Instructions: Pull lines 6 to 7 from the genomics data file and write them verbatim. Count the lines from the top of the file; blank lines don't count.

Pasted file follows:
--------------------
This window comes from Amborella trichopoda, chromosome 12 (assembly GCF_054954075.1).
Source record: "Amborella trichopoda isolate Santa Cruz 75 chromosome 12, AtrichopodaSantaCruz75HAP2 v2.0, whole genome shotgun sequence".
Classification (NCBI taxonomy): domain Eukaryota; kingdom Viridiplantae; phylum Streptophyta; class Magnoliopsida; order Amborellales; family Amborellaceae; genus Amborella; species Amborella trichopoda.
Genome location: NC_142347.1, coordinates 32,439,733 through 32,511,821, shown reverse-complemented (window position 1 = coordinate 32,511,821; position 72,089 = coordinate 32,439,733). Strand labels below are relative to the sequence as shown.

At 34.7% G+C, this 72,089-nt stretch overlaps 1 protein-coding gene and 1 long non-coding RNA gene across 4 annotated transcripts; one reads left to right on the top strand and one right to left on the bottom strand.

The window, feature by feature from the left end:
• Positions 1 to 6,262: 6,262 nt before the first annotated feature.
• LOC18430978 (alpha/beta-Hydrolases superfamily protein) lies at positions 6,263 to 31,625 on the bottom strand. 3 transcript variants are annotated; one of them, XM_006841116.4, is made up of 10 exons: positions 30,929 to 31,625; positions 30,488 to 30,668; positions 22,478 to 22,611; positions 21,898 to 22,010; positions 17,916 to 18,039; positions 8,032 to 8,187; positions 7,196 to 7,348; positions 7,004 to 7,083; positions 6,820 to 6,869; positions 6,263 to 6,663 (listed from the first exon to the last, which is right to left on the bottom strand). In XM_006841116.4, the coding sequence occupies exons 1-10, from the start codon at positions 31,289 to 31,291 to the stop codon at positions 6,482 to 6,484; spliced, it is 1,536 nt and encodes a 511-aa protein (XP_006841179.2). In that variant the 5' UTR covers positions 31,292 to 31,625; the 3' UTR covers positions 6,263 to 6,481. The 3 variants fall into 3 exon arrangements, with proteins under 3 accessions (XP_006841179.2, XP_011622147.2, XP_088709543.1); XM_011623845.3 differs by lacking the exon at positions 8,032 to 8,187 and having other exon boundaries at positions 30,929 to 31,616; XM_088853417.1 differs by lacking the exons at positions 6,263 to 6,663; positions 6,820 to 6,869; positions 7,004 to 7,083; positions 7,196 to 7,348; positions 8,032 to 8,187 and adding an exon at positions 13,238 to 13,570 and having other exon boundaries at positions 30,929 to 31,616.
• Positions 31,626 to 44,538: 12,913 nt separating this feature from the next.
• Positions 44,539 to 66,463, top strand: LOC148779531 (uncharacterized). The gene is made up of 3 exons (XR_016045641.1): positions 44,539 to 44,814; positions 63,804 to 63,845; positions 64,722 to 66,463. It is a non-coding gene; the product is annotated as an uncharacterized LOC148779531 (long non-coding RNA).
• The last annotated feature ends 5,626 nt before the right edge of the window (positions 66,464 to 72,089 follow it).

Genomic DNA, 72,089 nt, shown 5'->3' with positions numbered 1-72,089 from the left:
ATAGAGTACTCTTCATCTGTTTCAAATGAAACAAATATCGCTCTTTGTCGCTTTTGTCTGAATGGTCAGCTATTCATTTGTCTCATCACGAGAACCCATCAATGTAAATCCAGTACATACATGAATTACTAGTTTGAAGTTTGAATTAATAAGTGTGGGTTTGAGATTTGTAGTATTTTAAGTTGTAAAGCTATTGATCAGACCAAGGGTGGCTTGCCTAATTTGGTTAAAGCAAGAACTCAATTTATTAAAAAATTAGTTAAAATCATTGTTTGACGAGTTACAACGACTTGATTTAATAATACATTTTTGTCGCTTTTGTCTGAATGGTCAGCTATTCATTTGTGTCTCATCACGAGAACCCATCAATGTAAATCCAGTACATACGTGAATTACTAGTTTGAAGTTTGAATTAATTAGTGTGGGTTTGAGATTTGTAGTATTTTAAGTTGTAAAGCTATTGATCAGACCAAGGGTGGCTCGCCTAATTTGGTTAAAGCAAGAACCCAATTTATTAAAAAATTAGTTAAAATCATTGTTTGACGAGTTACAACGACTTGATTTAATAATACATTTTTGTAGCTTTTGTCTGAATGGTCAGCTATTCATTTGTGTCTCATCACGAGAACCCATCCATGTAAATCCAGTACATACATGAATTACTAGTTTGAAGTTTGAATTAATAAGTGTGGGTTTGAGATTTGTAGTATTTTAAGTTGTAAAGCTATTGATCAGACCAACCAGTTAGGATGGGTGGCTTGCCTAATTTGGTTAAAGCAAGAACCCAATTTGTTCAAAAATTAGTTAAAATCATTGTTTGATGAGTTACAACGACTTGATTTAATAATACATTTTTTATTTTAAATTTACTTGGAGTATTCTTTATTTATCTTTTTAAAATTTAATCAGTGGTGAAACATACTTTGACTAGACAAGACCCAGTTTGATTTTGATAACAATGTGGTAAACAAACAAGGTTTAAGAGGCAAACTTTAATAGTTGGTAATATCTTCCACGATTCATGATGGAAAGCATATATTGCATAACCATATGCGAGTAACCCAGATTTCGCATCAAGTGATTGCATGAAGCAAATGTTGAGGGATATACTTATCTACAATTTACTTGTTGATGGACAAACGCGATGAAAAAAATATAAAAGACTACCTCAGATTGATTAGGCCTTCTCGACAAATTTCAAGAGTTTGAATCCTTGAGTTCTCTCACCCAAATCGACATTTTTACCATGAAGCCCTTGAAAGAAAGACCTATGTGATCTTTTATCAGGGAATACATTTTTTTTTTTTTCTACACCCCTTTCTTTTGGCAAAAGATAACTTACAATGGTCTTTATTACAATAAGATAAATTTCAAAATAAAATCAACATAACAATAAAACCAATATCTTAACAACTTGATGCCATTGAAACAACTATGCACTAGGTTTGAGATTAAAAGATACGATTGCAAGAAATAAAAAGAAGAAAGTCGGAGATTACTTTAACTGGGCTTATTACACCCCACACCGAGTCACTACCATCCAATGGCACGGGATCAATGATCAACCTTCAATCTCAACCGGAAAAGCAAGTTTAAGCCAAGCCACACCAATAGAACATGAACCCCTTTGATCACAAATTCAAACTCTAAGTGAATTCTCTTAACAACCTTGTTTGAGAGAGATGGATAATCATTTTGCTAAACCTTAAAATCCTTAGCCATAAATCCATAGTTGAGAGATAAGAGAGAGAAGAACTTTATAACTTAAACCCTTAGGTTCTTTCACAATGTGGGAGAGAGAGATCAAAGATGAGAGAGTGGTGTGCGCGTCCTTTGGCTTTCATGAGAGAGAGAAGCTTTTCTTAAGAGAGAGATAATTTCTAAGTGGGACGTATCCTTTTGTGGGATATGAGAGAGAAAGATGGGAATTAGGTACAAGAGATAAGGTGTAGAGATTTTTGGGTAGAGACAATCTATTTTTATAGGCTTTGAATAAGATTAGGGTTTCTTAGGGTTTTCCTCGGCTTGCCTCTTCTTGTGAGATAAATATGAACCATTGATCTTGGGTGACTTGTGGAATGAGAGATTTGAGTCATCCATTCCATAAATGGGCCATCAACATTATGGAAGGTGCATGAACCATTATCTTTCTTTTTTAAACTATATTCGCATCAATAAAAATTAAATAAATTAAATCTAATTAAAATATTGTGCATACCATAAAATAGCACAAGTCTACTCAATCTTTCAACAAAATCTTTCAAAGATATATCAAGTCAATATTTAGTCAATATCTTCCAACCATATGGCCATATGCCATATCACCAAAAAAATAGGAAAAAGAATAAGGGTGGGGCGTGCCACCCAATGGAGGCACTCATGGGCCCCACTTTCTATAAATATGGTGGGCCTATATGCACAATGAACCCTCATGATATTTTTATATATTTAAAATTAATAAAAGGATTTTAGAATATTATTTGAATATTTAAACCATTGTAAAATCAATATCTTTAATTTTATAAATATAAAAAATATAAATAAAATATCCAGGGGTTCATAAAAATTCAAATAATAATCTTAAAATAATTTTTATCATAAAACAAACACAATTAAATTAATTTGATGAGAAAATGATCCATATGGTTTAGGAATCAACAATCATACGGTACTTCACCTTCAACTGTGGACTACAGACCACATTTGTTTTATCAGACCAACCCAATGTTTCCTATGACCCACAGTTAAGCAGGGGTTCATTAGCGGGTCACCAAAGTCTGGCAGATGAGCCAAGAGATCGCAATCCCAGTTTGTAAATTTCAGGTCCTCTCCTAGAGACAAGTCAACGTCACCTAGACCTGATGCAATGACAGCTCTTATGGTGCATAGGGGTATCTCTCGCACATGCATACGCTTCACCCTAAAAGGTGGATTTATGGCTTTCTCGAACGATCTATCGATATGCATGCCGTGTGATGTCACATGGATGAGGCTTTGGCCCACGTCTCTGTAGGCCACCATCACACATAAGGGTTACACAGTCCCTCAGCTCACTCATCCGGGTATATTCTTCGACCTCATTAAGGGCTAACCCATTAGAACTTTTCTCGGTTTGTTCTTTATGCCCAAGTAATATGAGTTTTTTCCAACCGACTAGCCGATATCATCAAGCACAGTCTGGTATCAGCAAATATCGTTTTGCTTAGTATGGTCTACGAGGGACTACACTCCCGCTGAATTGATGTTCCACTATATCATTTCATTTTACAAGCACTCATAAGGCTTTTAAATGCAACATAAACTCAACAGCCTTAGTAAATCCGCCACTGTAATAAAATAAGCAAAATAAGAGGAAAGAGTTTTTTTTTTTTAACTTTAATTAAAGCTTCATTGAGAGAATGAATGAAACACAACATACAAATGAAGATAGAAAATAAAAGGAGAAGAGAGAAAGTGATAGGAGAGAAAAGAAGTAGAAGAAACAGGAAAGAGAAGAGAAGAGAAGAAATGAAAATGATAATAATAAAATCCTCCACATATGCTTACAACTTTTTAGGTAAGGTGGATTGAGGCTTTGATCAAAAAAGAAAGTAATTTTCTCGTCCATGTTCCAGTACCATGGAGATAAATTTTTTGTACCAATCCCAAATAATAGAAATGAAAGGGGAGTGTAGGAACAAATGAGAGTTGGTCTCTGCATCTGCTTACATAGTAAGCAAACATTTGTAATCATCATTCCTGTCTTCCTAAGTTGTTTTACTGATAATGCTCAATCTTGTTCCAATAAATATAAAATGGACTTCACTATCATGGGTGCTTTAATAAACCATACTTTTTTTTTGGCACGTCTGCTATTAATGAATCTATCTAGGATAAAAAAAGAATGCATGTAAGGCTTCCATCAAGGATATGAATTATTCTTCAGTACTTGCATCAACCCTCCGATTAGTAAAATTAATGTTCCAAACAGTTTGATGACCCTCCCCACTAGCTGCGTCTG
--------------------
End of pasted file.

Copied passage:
The window, feature by feature from the left end:
• Positions 1 to 6,262: 6,262 nt before the first annotated feature.